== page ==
The Learnetto Podcast Episode 007 - How to become an entrepreneur in the age of "The End of Jobs" with Taylor Pearson

21 Jul 2016

Please subscribe to the Learnetto Podcast in iTunes and rate us to help us reach more people.
Our latest guest on the Learnetto Podcast is Taylor Pearson, entrepreneur, marketing coach, and author of the bestselling book The End of Jobs, about a new landscape of the job market. We invited Taylor to talk about his background and the interesting thesis of his book - that in today's world it’s safer to start your own business than to work for someone else. Taylor and Hrishi also touched on community building, philosophy of economics, and history.

You can follow Taylor on Twitter and his Facebook group.

Hrishi Mittal (HM): Hi Taylor, how are you doing?

Continue reading . . .

Tutorial: How to add Disqus comments to a Rails blog

20 Jul 2016

Disqus is the most popular, reliable and straightforward way of adding comments to your site without having to code it up from scratch yourself. It automatically handles user authentication, threaded comments, voting and spam control.

In this short tutorial, you'll learn how to add a commenting system to your Rails blog (or site) using Disqus.

Continue reading . . .

Tutorial: 4 steps to getting started with LaTeX (and liking it)

29 Apr 2016

LaTeX is a system for preparing professional documents. It was created by an American computer scientist Leslie Lamport. 

Leslie Lamport, creator of LaTeX. Image under GFDL.

The aim of this tutorial is to offer a simple introduction to LaTeX. It includes information on how to get the LaTeX system, what hacks to use, and how to get to like LaTeX.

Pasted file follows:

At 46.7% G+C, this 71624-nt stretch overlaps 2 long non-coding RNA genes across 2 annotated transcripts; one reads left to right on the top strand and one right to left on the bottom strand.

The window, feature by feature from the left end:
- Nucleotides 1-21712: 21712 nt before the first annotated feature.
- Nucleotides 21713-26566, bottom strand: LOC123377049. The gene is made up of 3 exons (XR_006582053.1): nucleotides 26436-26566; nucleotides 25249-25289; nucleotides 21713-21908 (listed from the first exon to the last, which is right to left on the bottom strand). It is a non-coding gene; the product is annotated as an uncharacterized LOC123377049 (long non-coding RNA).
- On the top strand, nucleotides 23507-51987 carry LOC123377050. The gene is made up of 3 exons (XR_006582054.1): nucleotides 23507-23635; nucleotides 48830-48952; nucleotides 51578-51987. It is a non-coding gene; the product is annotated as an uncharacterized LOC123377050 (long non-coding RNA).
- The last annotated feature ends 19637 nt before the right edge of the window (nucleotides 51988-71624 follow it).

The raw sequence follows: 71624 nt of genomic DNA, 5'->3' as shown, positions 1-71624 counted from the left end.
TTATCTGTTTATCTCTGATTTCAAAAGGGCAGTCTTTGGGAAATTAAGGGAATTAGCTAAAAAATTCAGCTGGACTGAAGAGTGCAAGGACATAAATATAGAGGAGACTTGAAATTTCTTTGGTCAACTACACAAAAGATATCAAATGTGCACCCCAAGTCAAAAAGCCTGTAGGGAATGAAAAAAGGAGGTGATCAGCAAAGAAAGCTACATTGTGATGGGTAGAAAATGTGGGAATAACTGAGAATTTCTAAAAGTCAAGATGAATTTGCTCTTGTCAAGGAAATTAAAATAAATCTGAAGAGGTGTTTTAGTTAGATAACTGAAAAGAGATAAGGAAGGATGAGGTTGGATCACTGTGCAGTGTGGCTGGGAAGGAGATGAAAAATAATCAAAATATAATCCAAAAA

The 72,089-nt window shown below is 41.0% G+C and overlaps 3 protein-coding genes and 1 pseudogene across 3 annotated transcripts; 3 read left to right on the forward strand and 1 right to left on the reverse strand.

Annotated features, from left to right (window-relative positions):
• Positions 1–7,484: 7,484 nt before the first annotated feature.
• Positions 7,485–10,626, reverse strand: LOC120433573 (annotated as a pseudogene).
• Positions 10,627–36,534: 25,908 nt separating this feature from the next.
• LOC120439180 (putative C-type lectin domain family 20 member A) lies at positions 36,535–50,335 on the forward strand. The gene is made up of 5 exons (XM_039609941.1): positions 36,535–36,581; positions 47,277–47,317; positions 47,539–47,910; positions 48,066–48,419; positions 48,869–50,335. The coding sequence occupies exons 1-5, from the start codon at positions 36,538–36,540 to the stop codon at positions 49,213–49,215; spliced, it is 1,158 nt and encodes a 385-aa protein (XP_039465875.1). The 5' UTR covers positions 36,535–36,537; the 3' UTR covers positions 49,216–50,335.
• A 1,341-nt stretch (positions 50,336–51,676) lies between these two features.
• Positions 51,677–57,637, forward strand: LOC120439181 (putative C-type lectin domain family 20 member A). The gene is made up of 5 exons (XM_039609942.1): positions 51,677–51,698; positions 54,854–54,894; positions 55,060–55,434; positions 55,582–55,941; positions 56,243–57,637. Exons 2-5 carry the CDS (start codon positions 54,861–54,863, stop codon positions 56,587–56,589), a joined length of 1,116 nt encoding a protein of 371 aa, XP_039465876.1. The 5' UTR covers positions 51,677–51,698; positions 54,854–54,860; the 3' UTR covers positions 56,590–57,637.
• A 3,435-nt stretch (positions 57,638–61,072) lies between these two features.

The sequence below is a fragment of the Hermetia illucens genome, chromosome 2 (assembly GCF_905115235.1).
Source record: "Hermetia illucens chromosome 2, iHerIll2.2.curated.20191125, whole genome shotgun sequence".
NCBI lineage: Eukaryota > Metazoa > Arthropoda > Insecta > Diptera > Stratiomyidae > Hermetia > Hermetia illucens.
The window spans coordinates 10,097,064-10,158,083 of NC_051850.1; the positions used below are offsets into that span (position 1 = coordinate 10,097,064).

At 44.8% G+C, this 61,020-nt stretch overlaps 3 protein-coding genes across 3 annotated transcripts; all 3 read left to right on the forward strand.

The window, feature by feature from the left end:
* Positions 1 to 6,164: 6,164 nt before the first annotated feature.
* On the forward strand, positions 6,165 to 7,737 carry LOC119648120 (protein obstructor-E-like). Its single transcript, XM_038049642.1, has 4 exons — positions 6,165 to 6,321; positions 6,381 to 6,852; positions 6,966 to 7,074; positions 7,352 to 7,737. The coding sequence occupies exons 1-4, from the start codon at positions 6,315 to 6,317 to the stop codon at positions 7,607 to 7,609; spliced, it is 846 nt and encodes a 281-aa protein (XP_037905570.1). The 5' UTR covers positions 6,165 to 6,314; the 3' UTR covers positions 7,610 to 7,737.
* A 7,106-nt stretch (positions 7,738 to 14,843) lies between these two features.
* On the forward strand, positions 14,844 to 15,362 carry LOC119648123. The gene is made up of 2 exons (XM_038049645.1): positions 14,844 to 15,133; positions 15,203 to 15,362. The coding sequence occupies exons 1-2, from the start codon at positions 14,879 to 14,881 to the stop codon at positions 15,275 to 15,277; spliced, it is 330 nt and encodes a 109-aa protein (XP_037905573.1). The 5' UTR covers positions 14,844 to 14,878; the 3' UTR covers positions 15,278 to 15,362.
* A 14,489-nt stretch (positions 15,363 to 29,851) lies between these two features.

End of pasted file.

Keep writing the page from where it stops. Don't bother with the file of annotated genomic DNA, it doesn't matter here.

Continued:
I am a self-taught LaTeX user so I know from experience what initial issues beginners might have. I also believe that learning LaTeX offers you insights into writing, typography, and coding. Throughout this tutorial, I call them "general lessons." You can apply them to different aspects of your work and code, not only to writing in LaTeX. 

What is LaTeX (and how to pronounce it)?

Continue reading . . .

How I'm Learning to Market my startup from Justin Jackson's book

10 Apr 2016

I've been reading Justin Jackson's new book Marketing for Developers and finding it extremely useful to plan the marketing for Learnetto, a marketplace for courses on learning how to build and sell products online.

These are my notes:

First things first - I'm not reading this book cover to cover. I'm using it as a hands-on how to guide to do specific things. I've read lots of books and blog posts in the past but never really used the lessons. So this time, I'm focusing on doing stuff rather than just reading.

Things I've learned and implemented so far:

  1. I put up a landing page with a Mailchimp mailing list signup form. 
  2. One thing I'm working on next is offering a free course as an incentive for signing up.
  3. I've been promoting the landing page on Twitter (using both my personal and business accounts).